All English Vinny  

[Film] The Invention of Lying

Would it be better if we live in a world where lies don’t exist since people never know HOW to do it?


This is the introduction given on the movie opening followed with the credit title. “The credit that no one cares about,” said the narration, confirming the fact that most of us left the seat when the screen goes black, not giving any care for the credit title.  I do that, most of the time sometimes.

I often think that I am a typical person who is a loser when it comes to lying. I judge myself as a pretty honest people because saying the untruth is goddamn difficult. Covering the lie with the right words, moving the eyes without people noticing you are showing a fear how they will reveal the truth, and all the stuffs you have to crawl in once you do lie, are way too much to bear. That is why I prefer to be honest risking all the possibility rather than lying for with the worse probability.

Then I watched this movie, which gave such a different perception about lying.

Mark Bellison (Ricky Gervais), a lecture-film writer, was forced to face a hard time of his life. He’s about to get fired, his old mom’s health is getting worse, his landlord is going to evict him for he can’t afford to pay the rent, let alone his date doesn’t give him a chance to have a second date after the failed first date. All things come at once.

Standing on the edge of being kicked out from his room makes Mark has to close his bank account. He goes to the bank, asking for the money left, but turns out the bank system is down at the moment. The teller asks him how much money he has. Something sneaks in to his mind once he is asked the question. He saw a chance for not telling the truth about the money. Few seconds later, he confidently answer the teller “800$. I have 800$”. Without asking more, the teller hands him 800 dollars. Now he gets enough money to pay the landlord. His first lie gives him 500 more dollars from his real money which saves his life, and changes his whole life later on.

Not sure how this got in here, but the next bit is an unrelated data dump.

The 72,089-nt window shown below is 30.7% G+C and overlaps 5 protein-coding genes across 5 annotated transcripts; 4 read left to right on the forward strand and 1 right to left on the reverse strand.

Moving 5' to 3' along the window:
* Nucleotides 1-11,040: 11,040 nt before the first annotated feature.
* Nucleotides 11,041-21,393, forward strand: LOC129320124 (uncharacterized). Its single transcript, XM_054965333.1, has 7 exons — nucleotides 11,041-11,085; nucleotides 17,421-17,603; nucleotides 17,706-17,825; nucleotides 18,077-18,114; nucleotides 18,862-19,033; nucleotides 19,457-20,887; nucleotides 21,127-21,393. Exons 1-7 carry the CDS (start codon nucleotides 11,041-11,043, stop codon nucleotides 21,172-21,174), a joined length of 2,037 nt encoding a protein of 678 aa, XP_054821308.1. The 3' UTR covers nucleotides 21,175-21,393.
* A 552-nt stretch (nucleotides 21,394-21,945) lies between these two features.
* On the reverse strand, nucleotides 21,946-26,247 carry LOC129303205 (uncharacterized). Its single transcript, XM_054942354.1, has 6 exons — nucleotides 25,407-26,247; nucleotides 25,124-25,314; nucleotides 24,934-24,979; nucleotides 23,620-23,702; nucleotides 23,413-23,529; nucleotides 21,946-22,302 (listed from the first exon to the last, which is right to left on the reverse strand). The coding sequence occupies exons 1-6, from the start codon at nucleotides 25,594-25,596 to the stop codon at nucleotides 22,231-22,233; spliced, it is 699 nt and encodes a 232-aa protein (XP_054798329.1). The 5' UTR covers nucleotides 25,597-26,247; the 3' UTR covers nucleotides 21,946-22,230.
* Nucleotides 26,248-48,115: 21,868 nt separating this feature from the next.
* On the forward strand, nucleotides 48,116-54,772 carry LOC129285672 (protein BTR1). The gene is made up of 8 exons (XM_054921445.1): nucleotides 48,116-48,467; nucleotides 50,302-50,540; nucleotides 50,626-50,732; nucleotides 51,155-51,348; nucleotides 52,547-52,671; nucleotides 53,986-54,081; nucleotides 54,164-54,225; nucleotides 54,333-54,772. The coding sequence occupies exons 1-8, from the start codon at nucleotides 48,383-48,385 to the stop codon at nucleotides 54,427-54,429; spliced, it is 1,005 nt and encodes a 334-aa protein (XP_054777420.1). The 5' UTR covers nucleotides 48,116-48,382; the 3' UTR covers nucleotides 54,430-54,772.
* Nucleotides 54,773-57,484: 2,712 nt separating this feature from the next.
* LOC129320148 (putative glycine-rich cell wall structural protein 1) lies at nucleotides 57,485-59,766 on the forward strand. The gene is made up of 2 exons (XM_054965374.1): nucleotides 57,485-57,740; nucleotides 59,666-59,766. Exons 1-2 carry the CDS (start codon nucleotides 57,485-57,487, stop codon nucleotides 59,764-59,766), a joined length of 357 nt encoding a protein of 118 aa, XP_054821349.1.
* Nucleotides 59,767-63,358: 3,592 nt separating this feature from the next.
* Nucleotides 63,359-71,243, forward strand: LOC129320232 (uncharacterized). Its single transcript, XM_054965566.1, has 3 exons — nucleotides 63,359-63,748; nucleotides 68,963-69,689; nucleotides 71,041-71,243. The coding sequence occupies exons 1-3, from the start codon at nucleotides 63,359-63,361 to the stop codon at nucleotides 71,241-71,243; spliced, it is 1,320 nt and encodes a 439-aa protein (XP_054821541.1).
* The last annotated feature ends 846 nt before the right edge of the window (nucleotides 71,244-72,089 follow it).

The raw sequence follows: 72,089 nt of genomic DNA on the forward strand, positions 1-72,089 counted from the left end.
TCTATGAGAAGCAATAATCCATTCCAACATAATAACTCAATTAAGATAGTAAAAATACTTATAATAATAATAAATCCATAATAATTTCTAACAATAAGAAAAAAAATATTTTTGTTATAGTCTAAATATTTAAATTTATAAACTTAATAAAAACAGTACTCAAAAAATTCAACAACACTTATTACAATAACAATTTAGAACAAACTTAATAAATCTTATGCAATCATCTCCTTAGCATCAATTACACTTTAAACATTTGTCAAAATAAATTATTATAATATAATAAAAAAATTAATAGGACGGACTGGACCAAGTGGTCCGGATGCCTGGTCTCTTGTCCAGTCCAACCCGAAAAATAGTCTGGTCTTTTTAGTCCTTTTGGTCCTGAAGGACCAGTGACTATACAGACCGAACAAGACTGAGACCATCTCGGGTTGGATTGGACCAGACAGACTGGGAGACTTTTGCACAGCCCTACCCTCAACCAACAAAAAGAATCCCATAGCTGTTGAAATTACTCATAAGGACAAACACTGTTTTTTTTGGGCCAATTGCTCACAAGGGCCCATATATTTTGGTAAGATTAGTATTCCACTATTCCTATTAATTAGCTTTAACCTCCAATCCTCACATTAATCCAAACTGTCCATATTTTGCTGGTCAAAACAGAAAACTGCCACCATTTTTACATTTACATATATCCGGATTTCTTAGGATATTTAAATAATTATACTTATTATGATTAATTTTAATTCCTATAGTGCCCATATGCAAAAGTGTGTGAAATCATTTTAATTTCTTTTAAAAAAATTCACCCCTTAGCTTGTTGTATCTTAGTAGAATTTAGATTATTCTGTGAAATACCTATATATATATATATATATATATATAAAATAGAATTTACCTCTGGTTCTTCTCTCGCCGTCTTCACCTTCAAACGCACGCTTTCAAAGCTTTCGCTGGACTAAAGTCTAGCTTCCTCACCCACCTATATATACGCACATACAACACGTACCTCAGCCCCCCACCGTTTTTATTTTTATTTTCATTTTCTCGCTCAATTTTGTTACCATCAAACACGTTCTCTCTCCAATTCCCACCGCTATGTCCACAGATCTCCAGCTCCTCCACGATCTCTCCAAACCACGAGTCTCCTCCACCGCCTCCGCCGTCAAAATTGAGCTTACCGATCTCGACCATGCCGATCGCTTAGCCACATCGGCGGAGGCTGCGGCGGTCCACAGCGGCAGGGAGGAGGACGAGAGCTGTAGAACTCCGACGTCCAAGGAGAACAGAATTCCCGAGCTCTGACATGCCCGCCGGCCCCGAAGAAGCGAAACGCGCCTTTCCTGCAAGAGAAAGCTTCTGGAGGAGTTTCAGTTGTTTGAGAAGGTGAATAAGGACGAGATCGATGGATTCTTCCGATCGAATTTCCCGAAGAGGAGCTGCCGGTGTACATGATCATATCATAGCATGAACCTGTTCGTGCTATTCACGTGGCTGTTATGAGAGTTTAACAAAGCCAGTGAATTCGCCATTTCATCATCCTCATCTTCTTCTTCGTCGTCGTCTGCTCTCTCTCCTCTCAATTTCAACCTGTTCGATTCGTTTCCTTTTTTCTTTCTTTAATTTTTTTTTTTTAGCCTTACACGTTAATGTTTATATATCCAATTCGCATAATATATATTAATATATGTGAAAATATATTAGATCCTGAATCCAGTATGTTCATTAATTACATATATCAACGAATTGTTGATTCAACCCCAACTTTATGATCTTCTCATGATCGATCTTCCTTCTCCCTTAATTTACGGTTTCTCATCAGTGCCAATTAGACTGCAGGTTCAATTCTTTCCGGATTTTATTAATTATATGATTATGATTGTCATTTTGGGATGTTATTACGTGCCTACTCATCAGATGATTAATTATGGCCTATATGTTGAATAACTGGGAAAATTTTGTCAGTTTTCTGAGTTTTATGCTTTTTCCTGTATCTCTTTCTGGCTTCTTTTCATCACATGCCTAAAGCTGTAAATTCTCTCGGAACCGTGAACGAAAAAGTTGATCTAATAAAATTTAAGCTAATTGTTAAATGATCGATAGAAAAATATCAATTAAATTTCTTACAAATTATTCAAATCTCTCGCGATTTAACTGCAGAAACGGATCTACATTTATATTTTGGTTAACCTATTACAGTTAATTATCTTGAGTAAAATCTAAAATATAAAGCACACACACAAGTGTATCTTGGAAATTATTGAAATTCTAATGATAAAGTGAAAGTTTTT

The rest of the story pictures how Mark then uses the capability for not telling the truth. Having no idea about what he can do with lying, he asks a pretty girl for sex by telling her “The world’s gonna end unless we have sex right now!” The girl surely believes in what Mark said and willing to do what he said though Mark alone is afraid of doing so. Then tells the girl another lie that NASA just told him that the world’s not gonna end nothing’s happened. (will you do so, Men?)

The next thing Mark does with lying has helped many people. He tells his desperate colleague that many people is caring for him (that’s why he shouldn’t do suicide), that everything is going to be okay. When his old mom is terribly scared of facing the death, Mark tells her that the afterlife isn’t the eternity of nothingness. It is the best place that gives you eternal happiness instead. Hearing the words, Mark’s mom sleeps in peace and greets her afterlife in smile.

Though Mark changes many bad things into good for lying, there are also some few things where he can’t lie. It is about the feeling he has to Anna McDoogles (Jennifer Gerner) who he likes so much. The choice to be honest when it comes to feeling eventually makes Anna falls for Mark, a man he dislike for not being physically attractive and potentially will give him “fat kids with snub noses”. The desire to be honest when it comes to feeling eventually changes Anna’s point of few for seeing what’s beyond the physical things.  How outer look does not define anything.

The end of the movie might be predictable. However, I still find this movie has given me many insights about the moment when you have to stand between honesty and lie.

Sometimes you have to lie to save other’s life.
But when it comes to your own life, being honest to you yourself might be a better choice.
Last but not least,
Be honest while you can.


The Invention of Lying
Release : 2009
Genre : fantasy comedy romantic
Director : Ricky Gervais, Matthew Robinson.
Casts : Jennifer Garner, Jonah Hill, Louis C.K., Rob Lowe, Tina Fey

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